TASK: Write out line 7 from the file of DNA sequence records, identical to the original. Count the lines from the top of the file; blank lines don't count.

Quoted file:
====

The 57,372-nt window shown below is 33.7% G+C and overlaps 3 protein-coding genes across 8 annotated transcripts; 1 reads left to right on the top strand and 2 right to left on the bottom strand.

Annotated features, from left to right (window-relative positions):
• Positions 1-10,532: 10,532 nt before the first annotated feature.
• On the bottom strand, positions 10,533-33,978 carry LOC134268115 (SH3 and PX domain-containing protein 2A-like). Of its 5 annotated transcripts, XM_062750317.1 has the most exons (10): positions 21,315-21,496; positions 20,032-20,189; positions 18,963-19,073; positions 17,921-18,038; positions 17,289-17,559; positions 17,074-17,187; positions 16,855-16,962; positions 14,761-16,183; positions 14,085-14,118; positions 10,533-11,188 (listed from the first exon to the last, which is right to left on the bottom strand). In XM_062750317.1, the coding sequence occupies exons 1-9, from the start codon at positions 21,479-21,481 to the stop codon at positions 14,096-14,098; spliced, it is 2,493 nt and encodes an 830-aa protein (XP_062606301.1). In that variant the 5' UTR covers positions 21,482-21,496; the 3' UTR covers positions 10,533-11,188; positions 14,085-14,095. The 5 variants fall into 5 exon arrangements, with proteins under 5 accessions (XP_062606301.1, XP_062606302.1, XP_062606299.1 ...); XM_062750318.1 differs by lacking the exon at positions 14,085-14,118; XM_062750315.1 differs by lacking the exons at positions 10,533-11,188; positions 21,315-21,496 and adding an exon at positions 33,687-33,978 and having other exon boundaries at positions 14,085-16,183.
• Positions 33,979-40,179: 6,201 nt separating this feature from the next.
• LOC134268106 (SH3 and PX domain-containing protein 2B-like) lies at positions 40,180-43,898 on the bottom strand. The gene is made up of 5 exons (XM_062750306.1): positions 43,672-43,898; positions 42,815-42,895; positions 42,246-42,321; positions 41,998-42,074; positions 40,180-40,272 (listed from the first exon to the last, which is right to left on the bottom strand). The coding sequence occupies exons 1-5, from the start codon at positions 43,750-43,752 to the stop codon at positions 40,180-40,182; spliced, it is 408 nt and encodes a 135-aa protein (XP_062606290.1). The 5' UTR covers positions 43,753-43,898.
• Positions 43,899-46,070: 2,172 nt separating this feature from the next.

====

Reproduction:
• Positions 43,899-46,070: 2,172 nt separating this feature from the next.